With the crypto markets continuing to slip into December, with Bitcoin and altcoins hitting their new relative low for the year, the tone surrounding the industry of cryptocurrency has made a decided shift towards the negative. While crypto, particularly the investment landscape, has become a punching bag throughout the year, with the bear market extending into the final month of 2018, the situation has never been seen as dire as what has transpired in the past several weeks.
Traditional, financial media outlets such as Bloomberg and CNBC have regularly covered the market shifts, but are now beginning to take an almost gleeful interest in the demise of Bitcoin and cryptocurrency. The language towards the digital asset has shifted from “I told you so” to personal attacks against investors, with the aggressors positioning themselves on a false pedestal of authority. However, while these outlets are justified in their criticism and reporting on the continued price fall for crypto, they ultimately contribute to the number one problem plaguing the industry at present: an incessant focus on price movement, price predictions and the 24-hour trading cycle of crypto–and the average investor and enthusiast is as much to blame.
Cryptocurrency is in free fall for the primary reason that expectations outpaced realistic performance, with the money being poured into the industry throughout 2017 and the beginning of this year being an exponential reflection of that disconnect. While many have found novelty in using Bitcoin as an alternative form for digital transactions, storage of value and other wealth safeguarding, the limitations of the technology failed to meet the anticipation of user needs.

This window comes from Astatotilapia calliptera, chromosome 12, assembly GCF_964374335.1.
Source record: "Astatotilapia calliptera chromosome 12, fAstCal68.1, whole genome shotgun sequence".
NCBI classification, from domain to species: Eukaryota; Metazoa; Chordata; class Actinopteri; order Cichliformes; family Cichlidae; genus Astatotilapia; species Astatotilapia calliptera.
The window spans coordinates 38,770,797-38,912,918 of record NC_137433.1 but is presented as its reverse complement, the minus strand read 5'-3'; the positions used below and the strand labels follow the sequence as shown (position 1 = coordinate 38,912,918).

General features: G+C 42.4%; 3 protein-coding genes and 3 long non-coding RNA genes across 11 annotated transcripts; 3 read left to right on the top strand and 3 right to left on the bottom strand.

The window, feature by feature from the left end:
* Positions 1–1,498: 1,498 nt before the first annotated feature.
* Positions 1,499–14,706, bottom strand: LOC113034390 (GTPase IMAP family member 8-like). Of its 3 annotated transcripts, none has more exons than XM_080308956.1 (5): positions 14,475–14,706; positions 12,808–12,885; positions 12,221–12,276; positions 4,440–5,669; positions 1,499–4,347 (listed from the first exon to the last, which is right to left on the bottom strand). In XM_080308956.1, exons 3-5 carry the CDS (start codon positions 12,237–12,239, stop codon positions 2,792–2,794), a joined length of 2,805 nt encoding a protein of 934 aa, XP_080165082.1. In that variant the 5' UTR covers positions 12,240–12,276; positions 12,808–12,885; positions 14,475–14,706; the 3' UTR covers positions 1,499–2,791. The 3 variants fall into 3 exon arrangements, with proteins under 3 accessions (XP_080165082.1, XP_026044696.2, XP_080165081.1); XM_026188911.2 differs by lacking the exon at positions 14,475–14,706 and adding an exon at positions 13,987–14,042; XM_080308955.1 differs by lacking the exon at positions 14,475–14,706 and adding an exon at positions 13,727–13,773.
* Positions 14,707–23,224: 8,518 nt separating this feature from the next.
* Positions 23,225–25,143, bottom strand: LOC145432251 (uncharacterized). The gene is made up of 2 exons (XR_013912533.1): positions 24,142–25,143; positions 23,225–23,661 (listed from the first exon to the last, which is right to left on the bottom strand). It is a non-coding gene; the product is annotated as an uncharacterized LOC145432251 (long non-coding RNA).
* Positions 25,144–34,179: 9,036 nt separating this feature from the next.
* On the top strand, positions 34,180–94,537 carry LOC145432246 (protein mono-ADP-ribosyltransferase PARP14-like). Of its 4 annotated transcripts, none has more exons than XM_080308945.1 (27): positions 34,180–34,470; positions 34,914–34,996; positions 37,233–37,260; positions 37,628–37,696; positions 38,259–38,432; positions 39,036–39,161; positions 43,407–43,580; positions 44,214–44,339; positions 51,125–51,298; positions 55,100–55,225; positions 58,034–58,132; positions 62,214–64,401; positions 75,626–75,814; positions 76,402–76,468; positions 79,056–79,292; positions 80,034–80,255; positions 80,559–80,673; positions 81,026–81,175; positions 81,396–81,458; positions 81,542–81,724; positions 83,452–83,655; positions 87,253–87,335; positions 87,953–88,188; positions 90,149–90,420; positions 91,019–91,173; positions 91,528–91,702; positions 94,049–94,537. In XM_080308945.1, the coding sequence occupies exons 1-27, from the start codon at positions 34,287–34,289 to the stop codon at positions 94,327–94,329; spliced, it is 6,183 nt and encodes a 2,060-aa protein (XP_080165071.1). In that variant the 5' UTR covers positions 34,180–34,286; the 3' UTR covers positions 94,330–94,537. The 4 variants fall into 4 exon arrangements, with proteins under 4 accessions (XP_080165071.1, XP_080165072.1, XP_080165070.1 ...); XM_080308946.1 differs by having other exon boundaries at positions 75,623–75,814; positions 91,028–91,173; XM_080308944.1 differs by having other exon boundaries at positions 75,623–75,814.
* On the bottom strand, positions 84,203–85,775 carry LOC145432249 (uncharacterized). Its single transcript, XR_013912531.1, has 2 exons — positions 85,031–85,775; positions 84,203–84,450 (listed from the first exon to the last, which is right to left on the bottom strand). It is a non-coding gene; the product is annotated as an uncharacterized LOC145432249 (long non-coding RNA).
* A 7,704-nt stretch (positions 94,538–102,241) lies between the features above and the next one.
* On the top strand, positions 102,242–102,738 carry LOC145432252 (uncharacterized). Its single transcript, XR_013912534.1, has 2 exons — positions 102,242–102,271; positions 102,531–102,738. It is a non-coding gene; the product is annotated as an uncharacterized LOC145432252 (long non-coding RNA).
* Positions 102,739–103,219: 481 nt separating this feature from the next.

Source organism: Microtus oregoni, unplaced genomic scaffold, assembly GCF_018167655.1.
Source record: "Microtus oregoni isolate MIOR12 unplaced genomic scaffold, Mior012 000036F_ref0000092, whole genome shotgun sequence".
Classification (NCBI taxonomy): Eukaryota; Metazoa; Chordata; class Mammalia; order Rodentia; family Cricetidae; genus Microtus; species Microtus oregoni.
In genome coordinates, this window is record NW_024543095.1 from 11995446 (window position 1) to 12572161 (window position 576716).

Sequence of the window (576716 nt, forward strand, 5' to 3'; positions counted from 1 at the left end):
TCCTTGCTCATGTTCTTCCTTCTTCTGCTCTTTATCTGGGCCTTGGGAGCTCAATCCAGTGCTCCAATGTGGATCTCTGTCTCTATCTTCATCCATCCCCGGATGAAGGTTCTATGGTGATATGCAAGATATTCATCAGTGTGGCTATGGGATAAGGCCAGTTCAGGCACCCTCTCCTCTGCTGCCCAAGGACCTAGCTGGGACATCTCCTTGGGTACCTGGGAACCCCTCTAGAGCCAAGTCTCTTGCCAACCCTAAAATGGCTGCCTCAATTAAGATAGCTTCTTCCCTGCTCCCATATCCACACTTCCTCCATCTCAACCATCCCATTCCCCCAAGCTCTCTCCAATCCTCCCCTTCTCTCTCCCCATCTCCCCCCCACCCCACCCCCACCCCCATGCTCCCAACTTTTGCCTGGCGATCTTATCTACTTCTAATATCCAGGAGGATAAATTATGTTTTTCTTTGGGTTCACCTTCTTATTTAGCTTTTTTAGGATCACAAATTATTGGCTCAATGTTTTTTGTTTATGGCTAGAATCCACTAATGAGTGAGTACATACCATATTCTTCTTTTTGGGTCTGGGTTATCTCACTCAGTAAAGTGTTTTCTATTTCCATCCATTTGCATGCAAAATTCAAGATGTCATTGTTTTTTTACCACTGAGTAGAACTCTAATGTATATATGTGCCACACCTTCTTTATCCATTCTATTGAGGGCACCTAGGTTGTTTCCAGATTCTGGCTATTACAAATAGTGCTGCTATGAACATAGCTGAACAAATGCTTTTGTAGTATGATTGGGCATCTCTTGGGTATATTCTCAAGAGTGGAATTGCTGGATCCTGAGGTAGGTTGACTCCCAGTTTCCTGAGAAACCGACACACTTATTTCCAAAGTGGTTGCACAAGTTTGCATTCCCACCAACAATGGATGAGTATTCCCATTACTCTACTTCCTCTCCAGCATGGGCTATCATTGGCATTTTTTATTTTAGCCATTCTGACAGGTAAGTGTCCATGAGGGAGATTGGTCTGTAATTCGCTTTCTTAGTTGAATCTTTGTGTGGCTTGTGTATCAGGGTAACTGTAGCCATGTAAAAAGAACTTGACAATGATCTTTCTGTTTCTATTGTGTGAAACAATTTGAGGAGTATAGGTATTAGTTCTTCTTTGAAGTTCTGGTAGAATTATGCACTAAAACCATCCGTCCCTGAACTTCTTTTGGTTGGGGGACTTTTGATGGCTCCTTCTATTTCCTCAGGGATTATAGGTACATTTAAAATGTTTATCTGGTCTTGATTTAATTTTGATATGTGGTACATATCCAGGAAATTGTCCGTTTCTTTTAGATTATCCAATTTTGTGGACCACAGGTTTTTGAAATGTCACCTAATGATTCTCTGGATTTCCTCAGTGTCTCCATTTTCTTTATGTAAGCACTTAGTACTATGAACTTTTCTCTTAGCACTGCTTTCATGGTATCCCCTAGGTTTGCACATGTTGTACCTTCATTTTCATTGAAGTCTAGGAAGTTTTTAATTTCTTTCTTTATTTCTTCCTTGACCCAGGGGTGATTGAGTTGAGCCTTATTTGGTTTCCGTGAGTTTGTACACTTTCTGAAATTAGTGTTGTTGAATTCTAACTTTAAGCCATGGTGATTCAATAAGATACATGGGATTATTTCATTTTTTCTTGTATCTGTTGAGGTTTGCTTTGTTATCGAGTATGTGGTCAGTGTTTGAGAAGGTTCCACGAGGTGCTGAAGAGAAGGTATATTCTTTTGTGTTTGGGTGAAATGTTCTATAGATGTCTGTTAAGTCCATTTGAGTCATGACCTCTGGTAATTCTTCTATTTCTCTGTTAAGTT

When transactions fees and wait times for BTC soared in the first month of 2018, newcomers to crypto were left scratching their head over the hype they had bought into. The result was just one facet of uncertainty introduced into the market that led to the collapse, like a house of cards, that was built on a series of shaky propositions. For one, the media had inundated the public with stories of overnight millionaires–and billionaires–being minted by Bitcoin and cryptocurrency, a narrative that investors were all too eager to buy into with coin prices rising four-digit percentage points on the year.
Again, expectation and speculation created the bloated market conditions that in no way could have been reasonable for the present level of adoption and advancement for the technology. It would be akin to saying that pre-dot.com websites deserved the same stock valuation and outlook as today’s landscape for Google and Facebook.
However, the greatest failure on behalf of supporters of cryptocurrency came in the form of allowing the technology become hijacked by the emphasis on price. When Ethereum’s Vitalik Buterin made the claim that all centralized exchanges should burn in hell, he was in part criticizing an industry that is beholden to price speculation, driven through the activity of investors on exchange. Few care to delve into the depth of cryptocurrency, the layers to the technology, and the implications for the world that extend beyond “digital money.”
With Bitcoin having been declared dead hundreds of times before, it’s difficult for anyone to correctly predict that this is the ultimate end for the number one cryptocurrency by capitalization. However, if there is a path forward for cryptocurrency, it lies in not just a reset of market prices, but investor and user expectations, with an emphasis on building use for the technology that exceeds value.